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Nvidia launches RTX 5880 Ada debuts with 14,080 CUDA cores, 48GB GDDR6

RTX 5880 Ada (Image credit: Nvidia)

First hinted in a driver, Nvidia has finally launched the RTX 5880 Ada, a graphics card explicitly tailored for the Chinese market and conforms to the latest U.S. export rules. As you can quickly tell by its model name, the Ada Lovelace graphics card slots between the RTX 6000 Ada and RTX 5000 Ada.

Nvidia utilizes the AD102 silicon for the RTX 6000 Ada and RTX 5000 Ada; therefore, the RTX 5880 Ada is, in all likelihood, using a variant of the same silicon due to the number of CUDA cores. AD102, which measures 609 mm², houses 18,432 CUDA cores, giving Nvidia plenty of freedom to carve out a die for the RTX 5880 Ada. The U.S. export restrictions dictate that manufacturers cannot ship graphics cards with a Total Processing Power (TPP) rating higher than 4,800 TPP to China. The RTX 6000 Ada, which has a 5,828 TPP, is a no-go, leaving a space that the RTX 5880 Ada will fill.

The RTX 5880 Ada has 14,080 CUDA cores, equivalent to 110 Streaming MultiProcessors (SMs). The complete AD102 silicon has 18,432 CUDA cores (144 SMs). Therefore, the RTX 5880 has 23% fewer CUDA cores than the RTX 6000 Ada and only 10% more than the RTX 5000 Ada. As a result, the performance gap between the RTX 5880 Ada and the RTX 5000 Ada is small; however, the difference between the RTX 5880 Ada and RTX 6000 Ada is pretty notable.

While Nvidia didn't list the clock speeds for the RTX 5880 Ada, the chipmaker did provide some performance metrics, which can be used to deduce the clock speeds and compare the performance between the three Ada-powered graphics cards.

The RTX 5880 Ada offers 69.3 TFLOPS of single-precision performance, 6% higher than the RTX 5000 Ada but 24% lower than the RTX 6000 Ada. Similar margins apply to the RT core and Tensor core performance. Given the RTX 5880 Ada's single-precision figure, the graphics card likely has a 2,461 MHz boost clock, putting it slightly below the RTX 6000 Ada and RTX 5000 Ada's boost clock speeds of 2,505 MHz and 2,550 MHz, respectively.

While Nvidia has slashed some of the CUDA cores on the RTX 5880 Ada, the graphics card retains the identical memory subsystem of the RTX 6000 Ada. 48GB of 18 Gbps GDDR6 ECC memory is still present. The 384-bit memory interface remains intact, permitting the RTX 5880 Ada to deliver a memory bandwidth of 960 GB/s, the same as the RTX 6000 Ada.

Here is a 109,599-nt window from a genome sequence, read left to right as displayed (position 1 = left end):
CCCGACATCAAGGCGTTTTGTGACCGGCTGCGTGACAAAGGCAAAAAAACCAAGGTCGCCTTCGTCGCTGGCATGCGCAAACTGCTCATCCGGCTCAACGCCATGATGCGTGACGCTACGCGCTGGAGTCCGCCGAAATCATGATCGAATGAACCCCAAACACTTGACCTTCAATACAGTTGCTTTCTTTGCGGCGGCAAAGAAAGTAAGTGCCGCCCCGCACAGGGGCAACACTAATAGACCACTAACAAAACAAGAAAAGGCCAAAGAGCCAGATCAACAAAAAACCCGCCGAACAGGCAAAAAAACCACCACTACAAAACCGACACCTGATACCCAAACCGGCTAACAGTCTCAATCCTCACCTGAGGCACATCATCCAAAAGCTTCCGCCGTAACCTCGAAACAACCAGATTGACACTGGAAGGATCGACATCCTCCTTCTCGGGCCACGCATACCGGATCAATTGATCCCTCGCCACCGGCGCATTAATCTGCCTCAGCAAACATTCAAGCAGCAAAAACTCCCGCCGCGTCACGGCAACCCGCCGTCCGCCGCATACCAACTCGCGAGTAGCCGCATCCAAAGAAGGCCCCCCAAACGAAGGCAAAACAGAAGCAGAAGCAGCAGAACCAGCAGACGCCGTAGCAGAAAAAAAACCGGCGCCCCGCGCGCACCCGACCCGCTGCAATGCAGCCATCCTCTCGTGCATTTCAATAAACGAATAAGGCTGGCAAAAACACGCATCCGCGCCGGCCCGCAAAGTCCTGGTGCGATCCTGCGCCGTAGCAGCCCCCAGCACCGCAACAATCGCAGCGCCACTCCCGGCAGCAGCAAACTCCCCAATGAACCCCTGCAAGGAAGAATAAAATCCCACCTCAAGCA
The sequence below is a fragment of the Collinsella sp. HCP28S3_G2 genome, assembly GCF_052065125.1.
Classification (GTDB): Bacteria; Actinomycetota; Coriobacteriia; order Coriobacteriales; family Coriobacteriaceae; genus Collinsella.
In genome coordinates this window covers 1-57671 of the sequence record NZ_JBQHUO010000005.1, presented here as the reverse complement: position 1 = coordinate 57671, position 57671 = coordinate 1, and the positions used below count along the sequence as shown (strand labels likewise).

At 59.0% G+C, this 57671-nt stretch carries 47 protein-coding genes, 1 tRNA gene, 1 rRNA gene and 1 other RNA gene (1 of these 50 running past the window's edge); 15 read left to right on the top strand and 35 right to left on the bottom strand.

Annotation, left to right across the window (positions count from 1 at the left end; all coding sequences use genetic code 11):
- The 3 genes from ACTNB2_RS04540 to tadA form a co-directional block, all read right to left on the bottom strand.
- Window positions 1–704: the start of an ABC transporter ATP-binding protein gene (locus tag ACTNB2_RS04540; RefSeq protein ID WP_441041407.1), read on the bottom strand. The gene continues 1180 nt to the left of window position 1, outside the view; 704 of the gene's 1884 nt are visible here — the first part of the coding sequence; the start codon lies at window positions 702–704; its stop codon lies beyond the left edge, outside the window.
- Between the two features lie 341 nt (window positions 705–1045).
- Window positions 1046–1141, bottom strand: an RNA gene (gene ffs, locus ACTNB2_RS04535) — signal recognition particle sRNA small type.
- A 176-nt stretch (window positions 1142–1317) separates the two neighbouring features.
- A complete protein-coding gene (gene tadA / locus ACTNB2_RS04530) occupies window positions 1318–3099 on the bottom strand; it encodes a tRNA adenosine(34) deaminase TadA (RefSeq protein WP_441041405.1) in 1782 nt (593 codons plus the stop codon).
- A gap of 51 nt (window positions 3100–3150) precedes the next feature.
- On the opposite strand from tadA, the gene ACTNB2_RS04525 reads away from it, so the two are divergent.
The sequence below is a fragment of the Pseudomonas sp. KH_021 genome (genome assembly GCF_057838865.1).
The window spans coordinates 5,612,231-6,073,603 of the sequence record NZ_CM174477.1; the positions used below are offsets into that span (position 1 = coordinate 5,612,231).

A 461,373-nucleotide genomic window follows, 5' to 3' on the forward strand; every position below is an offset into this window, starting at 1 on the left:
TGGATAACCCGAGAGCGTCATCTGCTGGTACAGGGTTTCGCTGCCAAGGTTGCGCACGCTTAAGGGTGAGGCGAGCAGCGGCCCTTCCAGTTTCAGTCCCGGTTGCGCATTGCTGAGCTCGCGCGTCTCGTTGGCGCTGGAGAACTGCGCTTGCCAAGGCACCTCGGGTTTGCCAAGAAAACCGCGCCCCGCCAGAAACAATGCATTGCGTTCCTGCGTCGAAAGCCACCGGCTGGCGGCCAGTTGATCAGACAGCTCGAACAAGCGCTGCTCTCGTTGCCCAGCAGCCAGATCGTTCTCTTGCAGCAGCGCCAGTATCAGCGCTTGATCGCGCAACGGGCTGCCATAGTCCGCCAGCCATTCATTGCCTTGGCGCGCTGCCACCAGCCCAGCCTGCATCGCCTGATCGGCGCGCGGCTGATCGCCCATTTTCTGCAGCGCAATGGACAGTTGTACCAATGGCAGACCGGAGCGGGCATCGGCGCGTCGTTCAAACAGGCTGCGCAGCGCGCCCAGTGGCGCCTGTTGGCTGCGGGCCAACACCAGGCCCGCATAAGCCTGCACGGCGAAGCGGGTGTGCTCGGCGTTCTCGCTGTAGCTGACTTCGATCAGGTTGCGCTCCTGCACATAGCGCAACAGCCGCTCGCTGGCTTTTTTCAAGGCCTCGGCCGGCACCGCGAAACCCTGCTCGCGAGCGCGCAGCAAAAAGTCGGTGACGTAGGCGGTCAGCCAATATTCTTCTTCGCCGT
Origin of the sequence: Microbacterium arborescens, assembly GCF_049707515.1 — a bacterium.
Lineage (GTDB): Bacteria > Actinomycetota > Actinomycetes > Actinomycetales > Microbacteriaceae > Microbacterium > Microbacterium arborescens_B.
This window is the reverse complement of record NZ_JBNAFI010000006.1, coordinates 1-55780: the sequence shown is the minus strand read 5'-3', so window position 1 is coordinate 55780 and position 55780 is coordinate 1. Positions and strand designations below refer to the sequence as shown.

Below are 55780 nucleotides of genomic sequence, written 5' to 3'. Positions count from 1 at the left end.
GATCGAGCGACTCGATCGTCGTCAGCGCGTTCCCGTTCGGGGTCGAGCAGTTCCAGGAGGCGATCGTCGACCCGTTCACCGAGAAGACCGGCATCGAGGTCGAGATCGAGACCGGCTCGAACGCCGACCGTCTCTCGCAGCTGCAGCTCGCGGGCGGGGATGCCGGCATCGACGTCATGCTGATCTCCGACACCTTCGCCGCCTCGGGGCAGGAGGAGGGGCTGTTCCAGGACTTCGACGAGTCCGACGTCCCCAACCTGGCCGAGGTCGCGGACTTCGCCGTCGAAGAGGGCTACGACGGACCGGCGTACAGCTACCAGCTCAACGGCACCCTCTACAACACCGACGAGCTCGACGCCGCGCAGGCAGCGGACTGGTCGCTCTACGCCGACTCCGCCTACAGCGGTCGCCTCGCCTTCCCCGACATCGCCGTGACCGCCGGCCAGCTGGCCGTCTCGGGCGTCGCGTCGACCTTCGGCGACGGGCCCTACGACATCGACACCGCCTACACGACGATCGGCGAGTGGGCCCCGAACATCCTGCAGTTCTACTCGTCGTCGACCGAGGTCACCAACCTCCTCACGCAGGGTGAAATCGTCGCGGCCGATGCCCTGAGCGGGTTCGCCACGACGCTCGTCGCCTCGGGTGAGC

Fewer CUDA cores mean the RTX 5880 Ada consumes less power than the RTX 6000 Ada. In that aspect, the RTX 5880 Ada has a 5% lower total board power (TBP). It's not something to marvel at, though, since the RTX 5880 Ada loses 23% of the CUDA cores of the RTX 6000 Ada. When compared to the RTX 5000 Ada, however, the RTX 5880 Ada has a 14% higher TBP.

Given the slight TBP difference, the power connector layout on the RTX 5880 Ada is the same as the RTX 6000 Ada and RTX 5000 Ada. The new Ada-powered graphics card draws external power from a single 16-pin (12VHPWR) power connector. As expected of a Nvidia professional graphics card, the 16-pin power connector is located on the rear, so there won't be any issues with 16-pin meltdowns, like on mainstream models, such as the GeForce RTX 4090.

Nvidia didn't share the pricing for the RTX 5880 Ada. The RTX 6000 Ada retails for $9,999, while the RTX 5000 Ada typically sells for $6,999. We want to think that the RTX 5880 Ada's price tag should be between those two numbers; however, this may not be the case. Nvidia recently rolled out the GeForce RTX 4090D for the Chinese market. Despite being a cut-down version of the GeForce RTX 4090, the GeForce RTX 4090D launched at the same price ($1,599) as the vanilla version. So, it wouldn't be unexpected if the RTX 5880 Ada sells for close to the RTX 6000 Ada's price.

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